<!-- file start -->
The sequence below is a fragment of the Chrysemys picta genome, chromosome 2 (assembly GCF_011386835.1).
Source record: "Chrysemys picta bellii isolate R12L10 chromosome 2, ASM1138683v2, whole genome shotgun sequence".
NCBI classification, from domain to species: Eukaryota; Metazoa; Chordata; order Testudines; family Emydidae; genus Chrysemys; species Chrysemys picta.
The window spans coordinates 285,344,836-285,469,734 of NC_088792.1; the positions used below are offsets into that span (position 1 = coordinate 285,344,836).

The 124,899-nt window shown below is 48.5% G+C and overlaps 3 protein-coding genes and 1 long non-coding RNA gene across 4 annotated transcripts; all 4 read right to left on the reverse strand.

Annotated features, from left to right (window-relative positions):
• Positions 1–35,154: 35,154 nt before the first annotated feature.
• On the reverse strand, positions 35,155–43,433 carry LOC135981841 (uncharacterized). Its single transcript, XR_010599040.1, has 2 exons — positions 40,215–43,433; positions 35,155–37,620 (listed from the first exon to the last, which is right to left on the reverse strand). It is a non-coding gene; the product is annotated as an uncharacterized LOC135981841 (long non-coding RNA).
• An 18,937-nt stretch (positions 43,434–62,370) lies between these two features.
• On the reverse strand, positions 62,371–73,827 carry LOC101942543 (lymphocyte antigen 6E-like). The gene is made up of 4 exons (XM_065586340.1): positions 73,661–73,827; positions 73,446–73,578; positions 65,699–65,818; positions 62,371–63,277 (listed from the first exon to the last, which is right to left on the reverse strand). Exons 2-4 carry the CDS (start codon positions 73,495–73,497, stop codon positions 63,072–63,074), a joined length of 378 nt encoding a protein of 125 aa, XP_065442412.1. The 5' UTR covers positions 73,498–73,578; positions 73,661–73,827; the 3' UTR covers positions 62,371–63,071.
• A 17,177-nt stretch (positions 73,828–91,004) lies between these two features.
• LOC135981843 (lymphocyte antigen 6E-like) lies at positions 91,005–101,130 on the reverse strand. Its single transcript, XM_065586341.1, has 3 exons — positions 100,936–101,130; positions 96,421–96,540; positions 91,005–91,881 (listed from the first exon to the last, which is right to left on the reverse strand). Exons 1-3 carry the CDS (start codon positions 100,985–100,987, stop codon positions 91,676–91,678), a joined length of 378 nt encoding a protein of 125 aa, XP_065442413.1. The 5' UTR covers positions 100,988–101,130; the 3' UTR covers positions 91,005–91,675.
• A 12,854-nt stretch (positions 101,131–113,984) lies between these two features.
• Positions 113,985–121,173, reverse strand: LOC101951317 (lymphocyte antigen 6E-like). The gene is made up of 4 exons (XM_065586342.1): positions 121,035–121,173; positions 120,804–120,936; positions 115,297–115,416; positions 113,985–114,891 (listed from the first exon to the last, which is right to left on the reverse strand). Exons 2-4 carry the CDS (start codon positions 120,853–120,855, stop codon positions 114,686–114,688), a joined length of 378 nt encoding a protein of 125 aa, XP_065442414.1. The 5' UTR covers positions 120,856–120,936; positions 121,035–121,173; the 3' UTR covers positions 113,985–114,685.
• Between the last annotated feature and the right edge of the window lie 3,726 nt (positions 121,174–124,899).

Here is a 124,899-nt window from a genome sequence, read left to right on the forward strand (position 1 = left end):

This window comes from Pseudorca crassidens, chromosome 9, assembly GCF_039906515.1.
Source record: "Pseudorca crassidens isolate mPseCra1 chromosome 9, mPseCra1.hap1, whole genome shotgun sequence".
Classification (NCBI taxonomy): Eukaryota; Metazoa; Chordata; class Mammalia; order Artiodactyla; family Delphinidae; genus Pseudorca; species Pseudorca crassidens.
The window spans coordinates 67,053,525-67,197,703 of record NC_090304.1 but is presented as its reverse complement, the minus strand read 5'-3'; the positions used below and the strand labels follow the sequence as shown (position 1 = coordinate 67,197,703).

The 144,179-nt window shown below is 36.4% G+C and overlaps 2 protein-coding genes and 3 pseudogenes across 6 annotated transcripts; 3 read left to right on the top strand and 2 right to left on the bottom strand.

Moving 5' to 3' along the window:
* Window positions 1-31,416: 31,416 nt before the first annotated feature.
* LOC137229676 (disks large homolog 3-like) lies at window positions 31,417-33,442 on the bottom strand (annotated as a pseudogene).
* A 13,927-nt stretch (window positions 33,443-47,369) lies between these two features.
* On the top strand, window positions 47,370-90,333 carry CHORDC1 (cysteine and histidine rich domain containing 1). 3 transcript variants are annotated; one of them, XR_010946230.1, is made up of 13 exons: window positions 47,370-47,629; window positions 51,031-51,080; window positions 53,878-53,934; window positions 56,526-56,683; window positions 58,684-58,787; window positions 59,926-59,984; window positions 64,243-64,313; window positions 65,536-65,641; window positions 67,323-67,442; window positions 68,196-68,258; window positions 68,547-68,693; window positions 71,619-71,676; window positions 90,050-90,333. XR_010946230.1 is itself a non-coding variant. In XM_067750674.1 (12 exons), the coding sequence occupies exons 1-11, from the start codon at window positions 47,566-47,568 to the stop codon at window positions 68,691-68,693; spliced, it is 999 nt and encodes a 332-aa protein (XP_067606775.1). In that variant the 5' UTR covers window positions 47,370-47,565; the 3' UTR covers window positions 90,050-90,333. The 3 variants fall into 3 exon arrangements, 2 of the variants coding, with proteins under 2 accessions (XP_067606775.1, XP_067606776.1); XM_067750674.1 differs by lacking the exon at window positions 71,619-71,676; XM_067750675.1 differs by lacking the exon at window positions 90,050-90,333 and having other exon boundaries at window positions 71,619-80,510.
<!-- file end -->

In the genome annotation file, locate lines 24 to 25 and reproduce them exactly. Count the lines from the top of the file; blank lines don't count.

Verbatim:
* LOC137229676 (disks large homolog 3-like) lies at window positions 31,417-33,442 on the bottom strand (annotated as a pseudogene).
* A 13,927-nt stretch (window positions 33,443-47,369) lies between these two features.